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Daggers, Knowledge & Power -
The Social Aspects of Flint-Dagger Technology in Scandinavia 2350-1500 cal BC

Jan Apel
Anthropological Sciences Department
Uppsala University, Sweden
May 2001

In this dissertation, I argue that the social structure of the Late Neolithic societies in Scandinavia was more complex than previously thought. An investigation into the production of flint daggers indicates the presence of formal apprenticeship systems based on lineage or clan membership. The selection of apprentices was based on hereditary principles and, thus, the craft was institutionalized, suggesting a fairly complex social structure. This conclusion is related to a theory of symbolic economy presented by sociologist Pierre Bourdieu. Accordingly, the main social function of Late Neolithic families was to reproduce privileges through the generations by applying hereditary principles.

This thesis investigates how the organization of a traditional technology corresponds to the degree of social complexity in a sedentary, agrarian society. It concerns two main subjects:

  1. The ways in which the division of labor and the use of prestige technologies are related to the social complexity in traditional societies in general. This discussion concerns theoretical aspects as well as questions and observations made during controlled flint-working experiments.
  2. The role that the production of elaborate flint objects played in the transformation of segmented organized tribal societies into chiefdoms, which allegedly occurred during the Late Neolithic and Early Bronze Age periods of Scandinavia. For this purpose, the production and consumption contexts of flint daggers are investigated.

I define technology as a system of artifacts, behaviors and knowledge that can be transmitted between generations and is thereby integrated with other aspects of social life. To acquire sufficient technological knowledge, I collaborated with an experienced flint-knapper, Dr. Errett Callahan. During two summers, at the Historical Research Centre in Lejre, Denmark, and at Uppsala University in Sweden, several stages in the production of flint daggers were defined. Thus, an understanding of the skill and time invested in the making of flint daggers was achieved.

These results were subjected to a "châine-operatoire" analysis. This method is rooted in Durkheimian sociology, where body techniques, even those that seem to reflect biological aspects of humanity, are regarded as learned in social contexts. This implies that the study of gestures concerns subjects such as anthropology, archaeology and sociology. Two important concepts form the basis of my investigation of the social aspects of flint-dagger technology: (1) knowledge (connaissance) and (2) know-how (savoir-faire). These terms define two fundamental elements of a distinct, neuro-psychological nature that are involved in the execution of all gestures. Knowledge has an explicit and declarative character and can be communicated, i.e. it can be spread from teacher to pupil by word of mouth, signs or written language. Know-how is an unconscious memory that springs only from practical experience and is intuitive, connected to body movements and can only be learned by practical repetition.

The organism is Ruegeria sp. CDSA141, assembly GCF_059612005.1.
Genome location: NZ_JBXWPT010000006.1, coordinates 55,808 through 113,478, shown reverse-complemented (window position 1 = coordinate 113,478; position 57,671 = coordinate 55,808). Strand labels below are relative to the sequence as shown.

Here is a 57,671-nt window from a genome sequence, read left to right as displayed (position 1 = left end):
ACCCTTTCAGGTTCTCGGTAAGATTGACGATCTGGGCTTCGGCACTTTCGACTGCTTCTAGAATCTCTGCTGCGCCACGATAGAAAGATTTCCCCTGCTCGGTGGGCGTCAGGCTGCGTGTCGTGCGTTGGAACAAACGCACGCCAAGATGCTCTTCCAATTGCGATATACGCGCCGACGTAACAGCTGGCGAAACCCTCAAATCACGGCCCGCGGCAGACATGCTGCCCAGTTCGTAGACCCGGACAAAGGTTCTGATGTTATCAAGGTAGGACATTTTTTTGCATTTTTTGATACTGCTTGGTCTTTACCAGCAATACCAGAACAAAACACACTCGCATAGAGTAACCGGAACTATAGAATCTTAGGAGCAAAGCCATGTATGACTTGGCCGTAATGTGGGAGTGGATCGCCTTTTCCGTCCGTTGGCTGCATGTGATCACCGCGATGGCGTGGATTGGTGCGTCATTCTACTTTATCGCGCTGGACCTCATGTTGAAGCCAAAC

During the experiments, the gestures involved in each dagger-production stage were graded according to their relative degree of knowledge and know-how. Some stages were based on simple knowledge, in the forms of “recipes for action,” and a very low degree of know-how. Other stages demanded a fair proportion of knowledge and an enormous amount of know-how. It took years of practical training to coordinate muscles and applied force in a way that secured the desired outcome.

According to an explicit theory of practice suggested by Bourdieu, human institutions, such as domestic groups, are vehicles by which “symbolic capital” is transmitted. In this context, symbolic capital is defined as any ability or asset that is considered by a group of people as being valuable. Another term, “habitus,” is defined as a form of embodied symbolic capital, i.e. individual dispositions such as the spoken dialect, taste in music, etc. that are formed by social contexts. Thus, dispositions for different practices are regarded as shaped by social factors and not as signs of natural abilities or intelligence. Terms such as “symbolic capital” and “habitus” thereby give social meaning to the reproduction of technology and its role in Late Neolithic communities. Since the family is the main producer and reproducer of symbolic capital in traditional societies, it makes sense to regard prehistoric technological traditions as transmitted vertically within lineage groups.

This suggests that the craftsmanship involved in the production of flint daggers was handed down through generations within a form of apprenticeship system based on hereditary principles, i.e. that the trade was inherited within clans or lineage groups. The logic behind this reasoning is twofold. First, in such a system the time needed to transmit know-how through the generations made the principle of kinship the most convenient mechanism for recruitment. Second, flint and manufacturing skills were valuable assets that stimulated some form of limited access and thus regulations of group membership.